“I don’t need a babysitter,” Trystan said in a snarky tone, but Tucker ignored him.
“Glenda,” Tucker said as he crossed the room to the nurse’s desk. “This one looks like he was hit in the face with a rusty bucket, but he won’t say what happened. Can you take a look at it and clean him up?”
“Sure,” Glenda said, eyeing Trystan. She’d always been kind to Trystan, but he didn’t want people fussing over him. It just made things worse. She told Trystan to sit in the chair next to her desk. When he didn’t move, Tucker gave his shoulder a shove.
“How’d this happen?” Glenda’s voice was kind. She bent over and examined the cut, careful not to touch him.
Trystan’s insides were twisting. Fear clung to his throat in thick clumps, making it difficult to swallow. They’re going to find out. They have to know. Trying to muster his charm, Trystan said, “I ran into a burning building and saved a few babies on the way to school. I must have stepped on a rake on the way in.”
Glenda grinned at him, “Always a kidder,” she leaned closer, her fingers pressing on Trystan’s cheek. He forced himself to sit still even though it was sore. “So this is rust?” Trystan nodded. Glenda stepped away and got a brown bottle and some cotton balls.
She dabbed the cotton with the stuff in the bottle and then on his cheek. “It might sting a little,” she said too late. Trystan didn’t flinch this time. He sat rigid in the chair, staring straight ahead. As she patched Trystan up, she spoke about the weather and other things that nobody cares about.
At some point Tucker left, because he was alone with Glenda. That was when she said, “Did someone do this to you? It looks like you were hit in the face with a shovel.”
“I wasn’t,” Trystan responded, his voice flat.
“Maybe it was a brick, then? Or something else that bruised your face? Trystan, when was the last time you had a tetanus shot?” It didn’t matter what she said after that. He didn’t answer. Glenda was young enough to still be patient. When Trystan wouldn’t answer, Glenda touched her hand to her forehead and said, “I’ll have to call your father and ask.”
Trystan wanted to jump out of the chair and run from the room. Suddenly he was more cooperative. “I don’t need one. I’m fine. And thanks for cleaning me up. You were always my favorite nurse.”
Her hands were on her h*ps as she watched Trystan inch toward the door with a smile on his face. “Wait, I haven’t bandaged that yet. When you smile, it’s going to bleed.”
“It’s okay,” he said over his shoulder, exiting the room. “I’m fine. I’ll come back if it opens up again.”
Trystan’s heart was pounding. His nerves were like brittle old wires, ready to snap. When he turned down the hallway, Tucker was standing against the wall, his massive arms folded across his chest. There was no way to get away from the teacher. Tucker insisted on talking. They’d gone into the auditorium and Trystan found out that talking meant having Tucker question him for nearly the whole period and Trystan sitting there fuming, not saying much.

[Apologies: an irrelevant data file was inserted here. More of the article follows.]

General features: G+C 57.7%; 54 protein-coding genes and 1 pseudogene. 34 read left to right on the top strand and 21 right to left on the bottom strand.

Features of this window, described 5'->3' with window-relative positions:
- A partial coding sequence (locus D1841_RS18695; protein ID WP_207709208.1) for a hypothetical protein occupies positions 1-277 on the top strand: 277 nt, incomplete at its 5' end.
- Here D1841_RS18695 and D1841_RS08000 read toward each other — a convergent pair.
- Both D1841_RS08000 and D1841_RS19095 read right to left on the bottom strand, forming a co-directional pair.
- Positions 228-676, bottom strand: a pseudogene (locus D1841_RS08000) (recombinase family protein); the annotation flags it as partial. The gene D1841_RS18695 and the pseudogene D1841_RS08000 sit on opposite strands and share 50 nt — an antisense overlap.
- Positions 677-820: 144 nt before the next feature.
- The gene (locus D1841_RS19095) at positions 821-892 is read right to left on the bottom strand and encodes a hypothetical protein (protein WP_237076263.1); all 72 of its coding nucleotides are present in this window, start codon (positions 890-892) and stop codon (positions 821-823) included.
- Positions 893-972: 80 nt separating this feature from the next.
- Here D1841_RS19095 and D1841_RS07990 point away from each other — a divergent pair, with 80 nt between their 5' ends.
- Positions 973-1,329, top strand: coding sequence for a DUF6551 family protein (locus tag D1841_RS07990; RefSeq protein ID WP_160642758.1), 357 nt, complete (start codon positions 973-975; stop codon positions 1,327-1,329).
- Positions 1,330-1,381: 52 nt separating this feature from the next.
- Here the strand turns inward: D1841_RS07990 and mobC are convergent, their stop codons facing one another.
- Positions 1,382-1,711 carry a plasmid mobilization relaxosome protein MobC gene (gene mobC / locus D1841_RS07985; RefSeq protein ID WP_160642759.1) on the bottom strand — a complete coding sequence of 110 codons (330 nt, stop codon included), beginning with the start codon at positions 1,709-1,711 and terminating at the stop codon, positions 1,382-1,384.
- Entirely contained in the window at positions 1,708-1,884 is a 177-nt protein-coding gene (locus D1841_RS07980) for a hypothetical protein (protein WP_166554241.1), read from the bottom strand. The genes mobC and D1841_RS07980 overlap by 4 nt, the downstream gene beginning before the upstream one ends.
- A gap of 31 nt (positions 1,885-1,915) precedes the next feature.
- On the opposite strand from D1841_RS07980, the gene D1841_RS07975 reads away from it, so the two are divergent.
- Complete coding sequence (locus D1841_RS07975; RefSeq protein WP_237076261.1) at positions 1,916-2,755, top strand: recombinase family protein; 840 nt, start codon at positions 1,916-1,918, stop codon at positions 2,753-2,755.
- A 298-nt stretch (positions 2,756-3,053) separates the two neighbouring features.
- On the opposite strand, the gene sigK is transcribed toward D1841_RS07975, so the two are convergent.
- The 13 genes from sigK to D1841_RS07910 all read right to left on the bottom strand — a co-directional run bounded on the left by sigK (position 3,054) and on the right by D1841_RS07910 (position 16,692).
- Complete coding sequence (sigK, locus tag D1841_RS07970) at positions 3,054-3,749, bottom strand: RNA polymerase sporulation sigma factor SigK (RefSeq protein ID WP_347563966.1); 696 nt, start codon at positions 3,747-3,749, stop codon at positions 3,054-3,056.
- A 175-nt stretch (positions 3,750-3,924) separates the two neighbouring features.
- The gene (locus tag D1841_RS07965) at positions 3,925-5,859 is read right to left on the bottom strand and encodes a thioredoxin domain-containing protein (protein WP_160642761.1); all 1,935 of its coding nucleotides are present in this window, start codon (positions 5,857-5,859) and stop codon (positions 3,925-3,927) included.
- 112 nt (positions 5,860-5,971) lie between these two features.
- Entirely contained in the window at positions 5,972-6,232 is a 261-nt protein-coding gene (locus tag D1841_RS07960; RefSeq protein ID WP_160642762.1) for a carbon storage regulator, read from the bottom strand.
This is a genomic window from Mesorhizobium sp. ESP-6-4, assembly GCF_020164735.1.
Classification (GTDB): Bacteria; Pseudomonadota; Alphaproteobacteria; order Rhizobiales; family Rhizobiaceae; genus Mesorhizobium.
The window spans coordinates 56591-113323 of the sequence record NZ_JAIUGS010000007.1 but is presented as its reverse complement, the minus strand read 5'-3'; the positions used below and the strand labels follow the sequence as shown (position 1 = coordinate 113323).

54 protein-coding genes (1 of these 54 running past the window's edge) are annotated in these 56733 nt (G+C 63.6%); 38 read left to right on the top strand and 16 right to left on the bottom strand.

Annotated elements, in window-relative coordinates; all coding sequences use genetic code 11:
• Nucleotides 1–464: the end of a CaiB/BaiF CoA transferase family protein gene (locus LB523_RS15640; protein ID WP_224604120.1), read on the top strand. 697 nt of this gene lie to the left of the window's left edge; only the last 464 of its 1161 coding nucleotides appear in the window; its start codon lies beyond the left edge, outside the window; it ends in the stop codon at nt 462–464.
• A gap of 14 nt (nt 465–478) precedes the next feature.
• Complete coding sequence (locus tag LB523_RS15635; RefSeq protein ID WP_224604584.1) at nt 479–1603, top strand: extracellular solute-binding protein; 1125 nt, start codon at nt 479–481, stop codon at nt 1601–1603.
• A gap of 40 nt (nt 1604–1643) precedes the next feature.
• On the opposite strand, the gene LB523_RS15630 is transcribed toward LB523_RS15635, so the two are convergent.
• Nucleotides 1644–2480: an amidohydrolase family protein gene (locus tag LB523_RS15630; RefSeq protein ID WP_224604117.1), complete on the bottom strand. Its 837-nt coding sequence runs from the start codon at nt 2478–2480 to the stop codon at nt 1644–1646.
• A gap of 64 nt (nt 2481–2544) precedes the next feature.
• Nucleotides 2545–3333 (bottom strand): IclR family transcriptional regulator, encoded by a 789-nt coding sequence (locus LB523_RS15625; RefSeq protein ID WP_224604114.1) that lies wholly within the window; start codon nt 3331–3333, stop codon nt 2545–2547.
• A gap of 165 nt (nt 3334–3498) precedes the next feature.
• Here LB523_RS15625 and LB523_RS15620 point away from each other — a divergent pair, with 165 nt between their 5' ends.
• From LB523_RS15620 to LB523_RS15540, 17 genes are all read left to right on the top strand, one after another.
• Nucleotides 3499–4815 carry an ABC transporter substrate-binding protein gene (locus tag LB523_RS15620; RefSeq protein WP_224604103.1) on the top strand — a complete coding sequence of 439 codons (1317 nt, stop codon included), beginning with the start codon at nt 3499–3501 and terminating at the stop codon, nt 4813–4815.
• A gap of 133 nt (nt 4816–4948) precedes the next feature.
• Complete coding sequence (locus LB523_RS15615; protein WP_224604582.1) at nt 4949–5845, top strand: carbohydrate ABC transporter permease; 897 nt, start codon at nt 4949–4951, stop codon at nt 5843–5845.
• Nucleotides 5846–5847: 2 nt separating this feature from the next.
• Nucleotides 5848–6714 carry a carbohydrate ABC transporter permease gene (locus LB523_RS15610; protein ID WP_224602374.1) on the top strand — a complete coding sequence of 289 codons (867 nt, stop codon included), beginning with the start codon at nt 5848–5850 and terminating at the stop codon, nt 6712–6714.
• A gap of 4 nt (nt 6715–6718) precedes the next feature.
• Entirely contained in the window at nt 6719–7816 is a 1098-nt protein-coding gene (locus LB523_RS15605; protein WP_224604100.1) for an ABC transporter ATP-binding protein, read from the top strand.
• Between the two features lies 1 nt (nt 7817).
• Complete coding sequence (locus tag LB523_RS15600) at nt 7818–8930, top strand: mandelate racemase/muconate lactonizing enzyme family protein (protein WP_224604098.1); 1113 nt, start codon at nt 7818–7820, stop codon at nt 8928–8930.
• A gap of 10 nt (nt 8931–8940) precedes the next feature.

By the time Mari walked in, Trystan felt his sanity slipping away. Then, Tucker left and Mari had questions in her eyes. Trystan couldn’t unwind. Watching his reflection in her eyes, Trystan saw a man that looked too much like his father. Trystan was ready to turn and leave her there if she pressed him for answers, but she didn’t. Instead, she asked him to hold her and tears streaked down her cheeks. All the anger and fatigue melted away as Mari pressed her wet face against Trystan’s chest.
His arms closed around her shoulders, holding her tight, wanting to fix whatever made her like this. Trystan ran his fingers through her soft curls, pushing it away from her tears, “What’s wrong?”
Mari’s body shook gently. When she looked up at him, he wanted to make her smile so badly. Tears didn’t belong on that perfect face. Trystan’s thumb wiped a tear away as it spilled from her eye and ran down her face. “I’m sorry. I just had a really bad night.”
Trystan pulled her close and held on tight. “I know what you mean. Mine was less than stellar, too.”
“I would have called you, but I didn’t know what your number was. Either way, my parents probably would have gone postal on me if they knew I was talking to you.” She sniffled, trying to smile. Trystan felt Mari’s back rise and fall as she sucked in huge, ragged breaths.
After a moment, Trystan suggested, “Let’s go downstairs for a little while. I’ll hold you all you want and we don’t have to worry about anyone walking in and seeing us together. Sound good?”
The pulled apart and Mari looked up at him, nodding. When they got to the basement, Trystan flipped on the lights and they descended the stairs. No one was down there. No one was ever down in the basement during the school day.
Trystan sat on the couch and pulled Mari onto his lap. She fit perfectly, like she was made for him. When Mari leaned back into his shoulder, Trystan felt whole. The emotions that flooded him earlier were gone and he found himself wanting to confide in her.
Trystan squeezed his arms, which were wrapped around Mari’s waist. She slipped her arms around him and held on harder with her face buried in his chest. Trystan could smell her hair. The mingled fruit scents filled his nose.
When Mari pulled back, Trystan asked, “Do you want to talk about it?”
She shook her head. “Not really. I finally stopped crying and there’s only twenty minutes or so until the period is over. I’d rather just sit here like this. You make me feel so much better, I can’t even tell you.”